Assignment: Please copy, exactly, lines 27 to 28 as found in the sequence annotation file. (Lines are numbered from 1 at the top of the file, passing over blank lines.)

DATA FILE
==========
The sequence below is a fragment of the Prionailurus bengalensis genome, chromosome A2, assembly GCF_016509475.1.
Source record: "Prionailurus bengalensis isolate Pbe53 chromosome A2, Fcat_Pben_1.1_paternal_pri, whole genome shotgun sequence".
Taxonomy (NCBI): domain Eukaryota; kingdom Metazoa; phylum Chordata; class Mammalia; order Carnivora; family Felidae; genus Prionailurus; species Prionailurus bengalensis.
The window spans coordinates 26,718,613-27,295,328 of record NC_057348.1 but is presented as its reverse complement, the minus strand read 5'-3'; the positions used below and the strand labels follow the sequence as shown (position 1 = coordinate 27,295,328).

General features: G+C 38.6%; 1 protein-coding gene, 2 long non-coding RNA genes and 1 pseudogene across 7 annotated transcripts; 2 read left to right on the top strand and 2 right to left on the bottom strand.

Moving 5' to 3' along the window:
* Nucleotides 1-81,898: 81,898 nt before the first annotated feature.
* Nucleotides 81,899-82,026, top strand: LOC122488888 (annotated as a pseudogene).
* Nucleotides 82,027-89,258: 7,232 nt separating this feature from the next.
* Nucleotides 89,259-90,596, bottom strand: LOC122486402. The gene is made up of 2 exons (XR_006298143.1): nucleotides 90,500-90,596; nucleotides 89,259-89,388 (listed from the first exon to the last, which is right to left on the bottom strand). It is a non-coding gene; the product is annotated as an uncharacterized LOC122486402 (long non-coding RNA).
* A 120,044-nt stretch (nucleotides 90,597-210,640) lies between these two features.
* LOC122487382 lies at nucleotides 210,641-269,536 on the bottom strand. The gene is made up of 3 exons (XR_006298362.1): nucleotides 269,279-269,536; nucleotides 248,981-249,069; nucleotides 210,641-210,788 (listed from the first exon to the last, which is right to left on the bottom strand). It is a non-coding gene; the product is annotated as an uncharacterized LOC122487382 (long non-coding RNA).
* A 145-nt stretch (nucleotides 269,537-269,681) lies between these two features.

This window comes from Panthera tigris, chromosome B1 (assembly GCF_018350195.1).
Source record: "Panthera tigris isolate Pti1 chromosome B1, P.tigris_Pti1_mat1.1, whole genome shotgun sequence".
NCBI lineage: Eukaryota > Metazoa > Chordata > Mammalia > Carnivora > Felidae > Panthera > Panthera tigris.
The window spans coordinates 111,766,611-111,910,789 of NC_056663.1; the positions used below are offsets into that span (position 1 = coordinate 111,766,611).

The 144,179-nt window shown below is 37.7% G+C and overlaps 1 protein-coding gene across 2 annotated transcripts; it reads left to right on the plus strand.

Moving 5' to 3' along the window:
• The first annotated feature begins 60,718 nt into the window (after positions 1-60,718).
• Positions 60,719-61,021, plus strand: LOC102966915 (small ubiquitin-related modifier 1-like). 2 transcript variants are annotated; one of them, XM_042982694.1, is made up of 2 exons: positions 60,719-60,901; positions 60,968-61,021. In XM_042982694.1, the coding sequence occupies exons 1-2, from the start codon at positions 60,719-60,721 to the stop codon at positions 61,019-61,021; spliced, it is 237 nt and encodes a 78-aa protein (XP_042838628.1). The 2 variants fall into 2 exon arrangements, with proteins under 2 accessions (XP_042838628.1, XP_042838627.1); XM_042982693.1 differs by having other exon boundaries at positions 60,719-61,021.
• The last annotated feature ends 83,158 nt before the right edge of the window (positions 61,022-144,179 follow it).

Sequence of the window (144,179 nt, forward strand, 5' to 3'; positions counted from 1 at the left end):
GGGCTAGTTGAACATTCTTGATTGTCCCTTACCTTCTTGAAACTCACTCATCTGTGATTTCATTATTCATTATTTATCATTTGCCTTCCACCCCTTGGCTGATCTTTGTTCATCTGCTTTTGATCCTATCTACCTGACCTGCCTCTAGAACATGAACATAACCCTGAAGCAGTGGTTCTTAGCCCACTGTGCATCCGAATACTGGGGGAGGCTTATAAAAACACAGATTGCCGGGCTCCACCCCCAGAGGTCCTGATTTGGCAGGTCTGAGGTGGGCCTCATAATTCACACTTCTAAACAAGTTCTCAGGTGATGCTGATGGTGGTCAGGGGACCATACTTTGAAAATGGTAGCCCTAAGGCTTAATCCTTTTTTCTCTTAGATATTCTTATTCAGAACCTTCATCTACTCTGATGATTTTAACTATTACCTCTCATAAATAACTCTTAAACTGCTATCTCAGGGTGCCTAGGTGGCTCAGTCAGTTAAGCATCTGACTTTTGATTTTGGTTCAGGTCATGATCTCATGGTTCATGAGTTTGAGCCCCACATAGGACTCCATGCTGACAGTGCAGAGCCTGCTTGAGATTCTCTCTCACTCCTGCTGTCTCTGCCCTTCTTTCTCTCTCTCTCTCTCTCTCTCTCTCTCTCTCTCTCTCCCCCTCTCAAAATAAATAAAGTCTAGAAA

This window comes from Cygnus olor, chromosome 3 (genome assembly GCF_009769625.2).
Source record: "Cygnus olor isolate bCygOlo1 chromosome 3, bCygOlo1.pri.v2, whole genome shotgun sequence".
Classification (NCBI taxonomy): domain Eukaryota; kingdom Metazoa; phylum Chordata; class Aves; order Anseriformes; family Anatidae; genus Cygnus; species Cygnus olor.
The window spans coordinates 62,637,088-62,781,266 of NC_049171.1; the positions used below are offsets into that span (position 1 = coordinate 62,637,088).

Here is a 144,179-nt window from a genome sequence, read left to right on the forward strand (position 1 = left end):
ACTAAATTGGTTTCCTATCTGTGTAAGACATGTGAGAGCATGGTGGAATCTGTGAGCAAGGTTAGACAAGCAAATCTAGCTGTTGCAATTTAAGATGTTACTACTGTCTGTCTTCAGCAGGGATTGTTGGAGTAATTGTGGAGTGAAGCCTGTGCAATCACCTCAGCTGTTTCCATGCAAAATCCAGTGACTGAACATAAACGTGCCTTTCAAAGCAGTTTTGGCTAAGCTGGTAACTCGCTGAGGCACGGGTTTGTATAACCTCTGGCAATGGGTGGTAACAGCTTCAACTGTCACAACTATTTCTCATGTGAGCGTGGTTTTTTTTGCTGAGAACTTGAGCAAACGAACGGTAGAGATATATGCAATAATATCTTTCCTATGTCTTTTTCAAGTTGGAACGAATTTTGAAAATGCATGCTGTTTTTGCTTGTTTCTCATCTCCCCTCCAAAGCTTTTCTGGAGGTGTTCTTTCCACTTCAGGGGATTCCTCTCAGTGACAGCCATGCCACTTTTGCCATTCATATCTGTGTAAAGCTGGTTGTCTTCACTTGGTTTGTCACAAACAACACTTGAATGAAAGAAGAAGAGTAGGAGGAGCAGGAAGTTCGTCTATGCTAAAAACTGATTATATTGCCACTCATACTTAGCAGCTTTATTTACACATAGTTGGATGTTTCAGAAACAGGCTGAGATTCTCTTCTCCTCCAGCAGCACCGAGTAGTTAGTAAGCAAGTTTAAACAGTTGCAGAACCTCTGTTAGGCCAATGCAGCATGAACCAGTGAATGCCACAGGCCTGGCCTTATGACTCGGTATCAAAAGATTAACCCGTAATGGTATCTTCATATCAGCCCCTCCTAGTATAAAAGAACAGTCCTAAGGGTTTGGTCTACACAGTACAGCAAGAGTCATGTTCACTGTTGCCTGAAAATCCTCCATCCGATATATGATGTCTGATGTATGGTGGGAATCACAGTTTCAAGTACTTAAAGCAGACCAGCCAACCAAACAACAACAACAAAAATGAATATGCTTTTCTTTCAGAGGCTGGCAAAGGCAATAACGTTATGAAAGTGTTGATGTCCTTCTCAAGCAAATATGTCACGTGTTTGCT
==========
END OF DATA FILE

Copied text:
Classification (NCBI taxonomy): domain Eukaryota; kingdom Metazoa; phylum Chordata; class Aves; order Anseriformes; family Anatidae; genus Cygnus; species Cygnus olor.
The window spans coordinates 62,637,088-62,781,266 of NC_049171.1; the positions used below are offsets into that span (position 1 = coordinate 62,637,088).